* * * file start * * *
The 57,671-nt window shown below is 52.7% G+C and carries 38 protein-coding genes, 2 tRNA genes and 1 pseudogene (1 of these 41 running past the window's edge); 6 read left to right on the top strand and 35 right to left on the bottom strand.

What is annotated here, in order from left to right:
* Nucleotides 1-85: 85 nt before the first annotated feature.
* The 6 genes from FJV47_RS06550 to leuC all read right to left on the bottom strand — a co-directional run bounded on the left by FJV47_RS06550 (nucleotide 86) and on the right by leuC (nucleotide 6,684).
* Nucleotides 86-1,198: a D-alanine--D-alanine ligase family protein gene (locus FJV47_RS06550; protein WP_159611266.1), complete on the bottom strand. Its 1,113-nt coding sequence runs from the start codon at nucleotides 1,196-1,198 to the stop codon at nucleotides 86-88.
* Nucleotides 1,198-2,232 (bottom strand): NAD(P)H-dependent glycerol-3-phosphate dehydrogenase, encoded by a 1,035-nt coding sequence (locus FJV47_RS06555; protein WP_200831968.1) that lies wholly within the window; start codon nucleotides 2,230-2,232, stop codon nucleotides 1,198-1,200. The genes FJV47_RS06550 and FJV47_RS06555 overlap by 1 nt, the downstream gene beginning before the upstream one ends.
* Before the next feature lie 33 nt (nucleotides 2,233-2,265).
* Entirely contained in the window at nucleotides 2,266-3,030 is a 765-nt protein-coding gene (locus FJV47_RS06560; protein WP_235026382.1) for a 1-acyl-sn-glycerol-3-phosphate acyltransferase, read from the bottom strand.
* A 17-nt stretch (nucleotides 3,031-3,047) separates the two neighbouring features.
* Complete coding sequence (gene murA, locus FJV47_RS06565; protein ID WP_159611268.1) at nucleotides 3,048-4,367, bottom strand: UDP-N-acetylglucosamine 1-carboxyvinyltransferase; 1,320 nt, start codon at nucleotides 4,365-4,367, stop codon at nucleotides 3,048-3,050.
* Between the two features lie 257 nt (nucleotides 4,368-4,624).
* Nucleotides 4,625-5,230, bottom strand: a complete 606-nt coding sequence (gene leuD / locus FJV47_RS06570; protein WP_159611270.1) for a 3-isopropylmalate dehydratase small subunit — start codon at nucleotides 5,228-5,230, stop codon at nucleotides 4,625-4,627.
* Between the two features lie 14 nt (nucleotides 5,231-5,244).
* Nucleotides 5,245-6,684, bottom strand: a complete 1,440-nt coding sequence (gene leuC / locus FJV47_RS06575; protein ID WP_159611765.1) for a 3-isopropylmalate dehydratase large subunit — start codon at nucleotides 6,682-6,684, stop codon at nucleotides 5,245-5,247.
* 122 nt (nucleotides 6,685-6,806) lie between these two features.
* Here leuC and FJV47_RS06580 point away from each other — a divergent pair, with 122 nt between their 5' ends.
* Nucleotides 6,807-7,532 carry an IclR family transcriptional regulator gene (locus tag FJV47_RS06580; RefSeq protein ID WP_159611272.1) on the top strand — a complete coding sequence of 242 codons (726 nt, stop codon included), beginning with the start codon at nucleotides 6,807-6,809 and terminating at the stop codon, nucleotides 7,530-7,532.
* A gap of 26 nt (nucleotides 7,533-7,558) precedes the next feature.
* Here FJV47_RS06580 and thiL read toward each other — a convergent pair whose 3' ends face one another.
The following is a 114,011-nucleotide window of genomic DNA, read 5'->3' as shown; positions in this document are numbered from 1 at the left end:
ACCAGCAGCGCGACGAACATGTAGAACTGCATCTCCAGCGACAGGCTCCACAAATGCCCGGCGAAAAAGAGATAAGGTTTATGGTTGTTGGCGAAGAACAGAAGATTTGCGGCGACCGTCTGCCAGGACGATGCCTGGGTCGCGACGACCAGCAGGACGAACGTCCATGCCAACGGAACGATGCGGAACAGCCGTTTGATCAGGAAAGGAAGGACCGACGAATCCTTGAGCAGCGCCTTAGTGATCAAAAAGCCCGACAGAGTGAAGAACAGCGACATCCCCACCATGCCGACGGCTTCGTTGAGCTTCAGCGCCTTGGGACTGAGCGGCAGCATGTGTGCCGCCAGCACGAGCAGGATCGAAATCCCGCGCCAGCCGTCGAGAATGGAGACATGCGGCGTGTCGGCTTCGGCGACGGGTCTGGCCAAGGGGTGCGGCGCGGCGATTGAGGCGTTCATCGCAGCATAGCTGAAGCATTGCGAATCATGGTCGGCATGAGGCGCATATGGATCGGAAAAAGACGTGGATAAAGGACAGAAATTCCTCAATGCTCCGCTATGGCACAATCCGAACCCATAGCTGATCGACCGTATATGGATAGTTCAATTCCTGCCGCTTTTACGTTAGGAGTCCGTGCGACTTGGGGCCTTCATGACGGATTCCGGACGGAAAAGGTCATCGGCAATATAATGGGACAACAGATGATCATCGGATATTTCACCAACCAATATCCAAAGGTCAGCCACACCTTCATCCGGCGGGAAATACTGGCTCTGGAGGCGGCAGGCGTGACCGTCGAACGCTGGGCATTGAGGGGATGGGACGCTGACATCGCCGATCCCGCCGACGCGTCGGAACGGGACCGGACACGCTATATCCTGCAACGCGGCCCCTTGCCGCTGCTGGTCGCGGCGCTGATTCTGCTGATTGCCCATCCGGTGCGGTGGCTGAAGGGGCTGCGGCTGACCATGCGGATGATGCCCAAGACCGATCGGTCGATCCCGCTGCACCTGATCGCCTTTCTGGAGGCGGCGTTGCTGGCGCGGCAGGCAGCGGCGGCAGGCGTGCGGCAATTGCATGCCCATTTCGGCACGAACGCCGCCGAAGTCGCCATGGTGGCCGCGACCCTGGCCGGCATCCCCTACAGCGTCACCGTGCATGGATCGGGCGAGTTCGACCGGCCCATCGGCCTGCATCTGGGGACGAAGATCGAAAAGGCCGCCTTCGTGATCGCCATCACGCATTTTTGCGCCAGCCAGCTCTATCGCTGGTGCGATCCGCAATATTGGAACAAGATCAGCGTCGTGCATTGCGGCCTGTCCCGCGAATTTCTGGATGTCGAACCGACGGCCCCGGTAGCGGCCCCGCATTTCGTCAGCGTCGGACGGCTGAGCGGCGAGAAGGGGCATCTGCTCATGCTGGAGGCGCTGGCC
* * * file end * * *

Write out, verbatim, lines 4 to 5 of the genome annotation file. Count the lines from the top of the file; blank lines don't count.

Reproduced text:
* The 6 genes from FJV47_RS06550 to leuC all read right to left on the bottom strand — a co-directional run bounded on the left by FJV47_RS06550 (nucleotide 86) and on the right by leuC (nucleotide 6,684).
* Nucleotides 86-1,198: a D-alanine--D-alanine ligase family protein gene (locus FJV47_RS06550; protein WP_159611266.1), complete on the bottom strand. Its 1,113-nt coding sequence runs from the start codon at nucleotides 1,196-1,198 to the stop codon at nucleotides 86-88.